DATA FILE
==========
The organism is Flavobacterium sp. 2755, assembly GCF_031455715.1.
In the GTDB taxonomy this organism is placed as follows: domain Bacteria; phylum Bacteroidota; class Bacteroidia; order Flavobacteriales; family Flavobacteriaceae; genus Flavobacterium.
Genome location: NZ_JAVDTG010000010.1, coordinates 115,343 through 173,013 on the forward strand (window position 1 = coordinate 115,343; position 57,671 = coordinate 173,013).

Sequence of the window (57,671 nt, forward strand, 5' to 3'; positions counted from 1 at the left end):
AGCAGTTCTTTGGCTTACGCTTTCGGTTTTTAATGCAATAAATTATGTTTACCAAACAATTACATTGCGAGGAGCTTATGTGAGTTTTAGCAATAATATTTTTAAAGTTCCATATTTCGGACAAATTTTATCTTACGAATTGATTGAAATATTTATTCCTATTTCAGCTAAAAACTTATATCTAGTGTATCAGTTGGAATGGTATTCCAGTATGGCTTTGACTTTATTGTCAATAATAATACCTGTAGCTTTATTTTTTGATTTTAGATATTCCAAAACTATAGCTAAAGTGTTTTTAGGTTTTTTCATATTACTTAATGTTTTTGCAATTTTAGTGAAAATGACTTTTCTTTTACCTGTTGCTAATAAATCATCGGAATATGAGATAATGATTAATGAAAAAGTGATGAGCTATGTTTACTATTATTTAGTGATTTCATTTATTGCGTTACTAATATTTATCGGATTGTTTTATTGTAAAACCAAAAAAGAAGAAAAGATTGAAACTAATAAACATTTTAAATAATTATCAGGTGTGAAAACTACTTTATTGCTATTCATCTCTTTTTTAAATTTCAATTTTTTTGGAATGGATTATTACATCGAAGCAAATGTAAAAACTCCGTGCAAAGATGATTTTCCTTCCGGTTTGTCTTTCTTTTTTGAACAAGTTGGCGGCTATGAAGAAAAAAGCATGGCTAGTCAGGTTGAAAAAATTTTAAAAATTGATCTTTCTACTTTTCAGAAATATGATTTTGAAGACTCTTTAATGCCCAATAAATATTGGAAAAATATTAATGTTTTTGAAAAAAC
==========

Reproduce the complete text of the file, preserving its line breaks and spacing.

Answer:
The organism is Flavobacterium sp. 2755, assembly GCF_031455715.1.
In the GTDB taxonomy this organism is placed as follows: domain Bacteria; phylum Bacteroidota; class Bacteroidia; order Flavobacteriales; family Flavobacteriaceae; genus Flavobacterium.
Genome location: NZ_JAVDTG010000010.1, coordinates 115,343 through 173,013 on the forward strand (window position 1 = coordinate 115,343; position 57,671 = coordinate 173,013).

Sequence of the window (57,671 nt, forward strand, 5' to 3'; positions counted from 1 at the left end):
AGCAGTTCTTTGGCTTACGCTTTCGGTTTTTAATGCAATAAATTATGTTTACCAAACAATTACATTGCGAGGAGCTTATGTGAGTTTTAGCAATAATATTTTTAAAGTTCCATATTTCGGACAAATTTTATCTTACGAATTGATTGAAATATTTATTCCTATTTCAGCTAAAAACTTATATCTAGTGTATCAGTTGGAATGGTATTCCAGTATGGCTTTGACTTTATTGTCAATAATAATACCTGTAGCTTTATTTTTTGATTTTAGATATTCCAAAACTATAGCTAAAGTGTTTTTAGGTTTTTTCATATTACTTAATGTTTTTGCAATTTTAGTGAAAATGACTTTTCTTTTACCTGTTGCTAATAAATCATCGGAATATGAGATAATGATTAATGAAAAAGTGATGAGCTATGTTTACTATTATTTAGTGATTTCATTTATTGCGTTACTAATATTTATCGGATTGTTTTATTGTAAAACCAAAAAAGAAGAAAAGATTGAAACTAATAAACATTTTAAATAATTATCAGGTGTGAAAACTACTTTATTGCTATTCATCTCTTTTTTAAATTTCAATTTTTTTGGAATGGATTATTACATCGAAGCAAATGTAAAAACTCCGTGCAAAGATGATTTTCCTTCCGGTTTGTCTTTCTTTTTTGAACAAGTTGGCGGCTATGAAGAAAAAAGCATGGCTAGTCAGGTTGAAAAAATTTTAAAAATTGATCTTTCTACTTTTCAGAAATATGATTTTGAAGACTCTTTAATGCCCAATAAATATTGGAAAAATATTAATGTTTTTGAAAAAAC